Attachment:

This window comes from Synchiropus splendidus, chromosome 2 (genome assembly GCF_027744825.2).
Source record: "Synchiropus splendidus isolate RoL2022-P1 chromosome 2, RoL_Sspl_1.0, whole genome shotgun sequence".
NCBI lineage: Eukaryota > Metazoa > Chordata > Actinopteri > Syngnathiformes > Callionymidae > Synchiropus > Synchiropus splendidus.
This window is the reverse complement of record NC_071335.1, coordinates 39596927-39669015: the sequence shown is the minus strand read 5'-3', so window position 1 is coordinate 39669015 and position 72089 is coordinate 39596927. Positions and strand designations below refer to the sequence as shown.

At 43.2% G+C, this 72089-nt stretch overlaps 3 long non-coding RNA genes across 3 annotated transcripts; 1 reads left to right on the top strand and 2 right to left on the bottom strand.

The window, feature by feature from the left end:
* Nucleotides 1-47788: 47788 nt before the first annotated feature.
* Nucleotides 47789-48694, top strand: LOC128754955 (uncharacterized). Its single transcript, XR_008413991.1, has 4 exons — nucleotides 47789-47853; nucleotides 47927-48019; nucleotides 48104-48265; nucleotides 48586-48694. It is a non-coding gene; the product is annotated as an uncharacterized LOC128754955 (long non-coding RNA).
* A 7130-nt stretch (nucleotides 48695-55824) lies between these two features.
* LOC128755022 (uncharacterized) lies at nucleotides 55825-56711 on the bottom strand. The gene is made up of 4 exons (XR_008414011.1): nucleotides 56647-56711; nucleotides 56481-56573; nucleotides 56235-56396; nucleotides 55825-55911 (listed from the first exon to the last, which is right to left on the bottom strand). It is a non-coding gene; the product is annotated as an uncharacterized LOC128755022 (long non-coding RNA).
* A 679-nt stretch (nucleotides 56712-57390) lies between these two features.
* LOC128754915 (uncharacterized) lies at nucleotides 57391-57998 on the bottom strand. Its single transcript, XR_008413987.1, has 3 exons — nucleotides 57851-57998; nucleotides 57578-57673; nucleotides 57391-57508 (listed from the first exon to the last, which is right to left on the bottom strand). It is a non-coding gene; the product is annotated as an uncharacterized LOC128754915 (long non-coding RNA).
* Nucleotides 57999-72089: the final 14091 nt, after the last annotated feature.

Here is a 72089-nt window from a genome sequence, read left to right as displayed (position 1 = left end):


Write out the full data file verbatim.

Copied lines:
This window comes from Synchiropus splendidus, chromosome 2 (genome assembly GCF_027744825.2).
Source record: "Synchiropus splendidus isolate RoL2022-P1 chromosome 2, RoL_Sspl_1.0, whole genome shotgun sequence".
NCBI lineage: Eukaryota > Metazoa > Chordata > Actinopteri > Syngnathiformes > Callionymidae > Synchiropus > Synchiropus splendidus.
This window is the reverse complement of record NC_071335.1, coordinates 39596927-39669015: the sequence shown is the minus strand read 5'-3', so window position 1 is coordinate 39669015 and position 72089 is coordinate 39596927. Positions and strand designations below refer to the sequence as shown.

At 43.2% G+C, this 72089-nt stretch overlaps 3 long non-coding RNA genes across 3 annotated transcripts; 1 reads left to right on the top strand and 2 right to left on the bottom strand.

The window, feature by feature from the left end:
* Nucleotides 1-47788: 47788 nt before the first annotated feature.
* Nucleotides 47789-48694, top strand: LOC128754955 (uncharacterized). Its single transcript, XR_008413991.1, has 4 exons — nucleotides 47789-47853; nucleotides 47927-48019; nucleotides 48104-48265; nucleotides 48586-48694. It is a non-coding gene; the product is annotated as an uncharacterized LOC128754955 (long non-coding RNA).
* A 7130-nt stretch (nucleotides 48695-55824) lies between these two features.
* LOC128755022 (uncharacterized) lies at nucleotides 55825-56711 on the bottom strand. The gene is made up of 4 exons (XR_008414011.1): nucleotides 56647-56711; nucleotides 56481-56573; nucleotides 56235-56396; nucleotides 55825-55911 (listed from the first exon to the last, which is right to left on the bottom strand). It is a non-coding gene; the product is annotated as an uncharacterized LOC128755022 (long non-coding RNA).
* A 679-nt stretch (nucleotides 56712-57390) lies between these two features.
* LOC128754915 (uncharacterized) lies at nucleotides 57391-57998 on the bottom strand. Its single transcript, XR_008413987.1, has 3 exons — nucleotides 57851-57998; nucleotides 57578-57673; nucleotides 57391-57508 (listed from the first exon to the last, which is right to left on the bottom strand). It is a non-coding gene; the product is annotated as an uncharacterized LOC128754915 (long non-coding RNA).
* Nucleotides 57999-72089: the final 14091 nt, after the last annotated feature.

Here is a 72089-nt window from a genome sequence, read left to right as displayed (position 1 = left end):